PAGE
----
“A Feminine Ending”
Friday at 8 p.m., Saturday at 3 p.m. and 8 p.m. and Sunday at 2 p.m.
At the Performance Network Theatre
Advance student tickets starting at $10

On the corner of Huron and Fourth Streets lies the home of the Performance Network Theatre. Seating 139, it’s an inviting atmosphere in which the performer’s connection with the audience is immediate. Running since March at the Theatre, current show “A Feminine Ending” runs through this Sunday before closing.

The Performance Network’s vision to promote arts and support the intellectual and cultural community of Ann Arbor is carried out through their season plays and development programs. While seven plays are performed a year, the Network also offers the Apprenticeship Program. The annual program allows two people, usually recent graduates, to gain hands-on experience in stage management and marketing as well as in the more artistic side like scene and costume design. It also works to encourage creative progress in elementary and middle school students with their theater and dance workshops.

As part of Actors Equity Association, the Network has claimed its own independence in the Ann Arbor theater scene. But even though it’s in a prime location, the Network is often overlooked by the University community. While the University is actively engaged in performances held at venues like Hill Auditorium and the Power Center, the Performance Network is its own entity. While it certainly enhances the dialogue between the arts and University members, it also encourages us to experience the arts outside of the school setting.

“The Network, in my mind, is such a local treasure,” said Joseph Zettelmaier, director of the Network’s current play, “A Feminine Ending.” “It’s the only local equity theater in Ann Arbor. It’s had so many forms, and has opened its arms to so many different arts communities.”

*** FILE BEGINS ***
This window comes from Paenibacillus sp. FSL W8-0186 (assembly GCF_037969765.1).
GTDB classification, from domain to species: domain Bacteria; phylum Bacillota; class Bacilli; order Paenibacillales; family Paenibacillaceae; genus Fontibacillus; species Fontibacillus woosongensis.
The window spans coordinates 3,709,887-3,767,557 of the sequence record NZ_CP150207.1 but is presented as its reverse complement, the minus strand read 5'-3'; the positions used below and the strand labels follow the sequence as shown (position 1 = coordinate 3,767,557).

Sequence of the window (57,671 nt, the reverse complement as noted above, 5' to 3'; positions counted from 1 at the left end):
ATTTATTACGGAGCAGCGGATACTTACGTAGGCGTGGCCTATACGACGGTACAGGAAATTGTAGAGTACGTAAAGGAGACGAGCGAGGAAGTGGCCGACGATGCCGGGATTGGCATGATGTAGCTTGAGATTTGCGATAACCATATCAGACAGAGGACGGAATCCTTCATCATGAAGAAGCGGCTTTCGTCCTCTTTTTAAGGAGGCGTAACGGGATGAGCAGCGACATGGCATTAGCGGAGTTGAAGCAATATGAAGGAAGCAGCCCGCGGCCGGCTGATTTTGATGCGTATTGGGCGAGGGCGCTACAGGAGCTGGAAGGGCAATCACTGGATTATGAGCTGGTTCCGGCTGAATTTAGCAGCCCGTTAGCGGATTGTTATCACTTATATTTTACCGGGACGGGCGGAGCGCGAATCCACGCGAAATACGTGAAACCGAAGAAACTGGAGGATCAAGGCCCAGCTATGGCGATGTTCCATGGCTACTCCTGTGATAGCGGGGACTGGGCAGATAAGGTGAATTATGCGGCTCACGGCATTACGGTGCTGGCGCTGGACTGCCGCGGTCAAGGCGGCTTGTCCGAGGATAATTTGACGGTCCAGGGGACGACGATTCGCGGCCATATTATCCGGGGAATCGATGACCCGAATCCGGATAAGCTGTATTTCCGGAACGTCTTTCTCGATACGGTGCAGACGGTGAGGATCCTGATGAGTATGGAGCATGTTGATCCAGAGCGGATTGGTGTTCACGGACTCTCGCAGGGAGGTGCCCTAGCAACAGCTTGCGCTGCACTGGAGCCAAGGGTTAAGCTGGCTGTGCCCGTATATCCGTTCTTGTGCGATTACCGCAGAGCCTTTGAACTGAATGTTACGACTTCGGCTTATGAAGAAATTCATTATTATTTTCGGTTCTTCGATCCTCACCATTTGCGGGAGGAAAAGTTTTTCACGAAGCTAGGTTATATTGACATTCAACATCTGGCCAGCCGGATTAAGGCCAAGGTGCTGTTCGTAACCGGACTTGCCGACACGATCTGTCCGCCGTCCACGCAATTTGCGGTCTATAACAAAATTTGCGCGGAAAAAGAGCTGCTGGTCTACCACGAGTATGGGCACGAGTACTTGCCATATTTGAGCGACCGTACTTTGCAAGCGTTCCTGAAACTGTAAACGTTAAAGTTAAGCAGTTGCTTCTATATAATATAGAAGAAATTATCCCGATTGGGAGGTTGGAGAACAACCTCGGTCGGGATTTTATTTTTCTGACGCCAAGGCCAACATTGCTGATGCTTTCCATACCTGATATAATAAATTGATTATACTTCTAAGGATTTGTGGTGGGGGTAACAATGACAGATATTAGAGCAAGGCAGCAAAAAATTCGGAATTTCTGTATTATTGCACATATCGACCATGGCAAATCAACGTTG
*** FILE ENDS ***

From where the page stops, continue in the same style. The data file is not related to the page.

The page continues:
“A Feminine Ending” by Sarah Treem (writer and producer of the HBO series “In Treatment”) is a fast-paced romantic comedy about how one’s quest for happiness can be stifled by a quest for practicality. The play’s lead character, Amanda Blue, dreams of being a composer. Instead, she takes a job composing jingles for an advertising company in order to support herself. Though a comedy at its core, the play still forces the audience to think about gender roles in the career world and what it means to take charge of one’s own passions.

“It’s such a new voice,” Zettelmaier said. “I am really drawn to scripts that speak to a new generation. And there’s something really young and funny about this one that I really like.”

The banter between Amanda and her mother Kim is humorous throughout, but not without gravity. In one scene, the momentum of their speech slows and turns into startling conversation in which Kim reveals the life she had before she was married. When Amanda learns that a painting in their family home was actually created by Kim when she was young, the audience is forced to reconsider what drives the suddenly multifaceted characters. In these moments, Amanda is compelled to face the realities of her current job as well as her engagement to her fiancé, an almost-famous musician.

The dialogue retains a tendency of emotional intensity even during Amanda’s monologues. Subtle interjections skillfully pull the audience into her world. They underscore the play’s conflict and put us in direct contact with her vacillating conscience. Because the audience is placed in such close proximity to the stage and actors, this effect becomes even more tangible. This ability is what Zettelemaier recognizes as being unique to the Performance Network and giving those who work within the Theatre company “a sense of artistic freedom.”

Although “A Feminine Ending” is closing this weekend, the Performance Network stays active throughout the spring and summer seasons. Pulitzer Prize-winning “Fences,” “A Picasso” and “The Blonde, The Brunette and the Vengeful Redhead” will grace the stage during the next four months. The network is just minutes away from the more familiar, heart-of-campus venues, and it shows how a theater experience can vary even within the same city. Seeing these upcoming plays will be an ideal way to experience the richly sustained variation that is local Ann Arbor theater.

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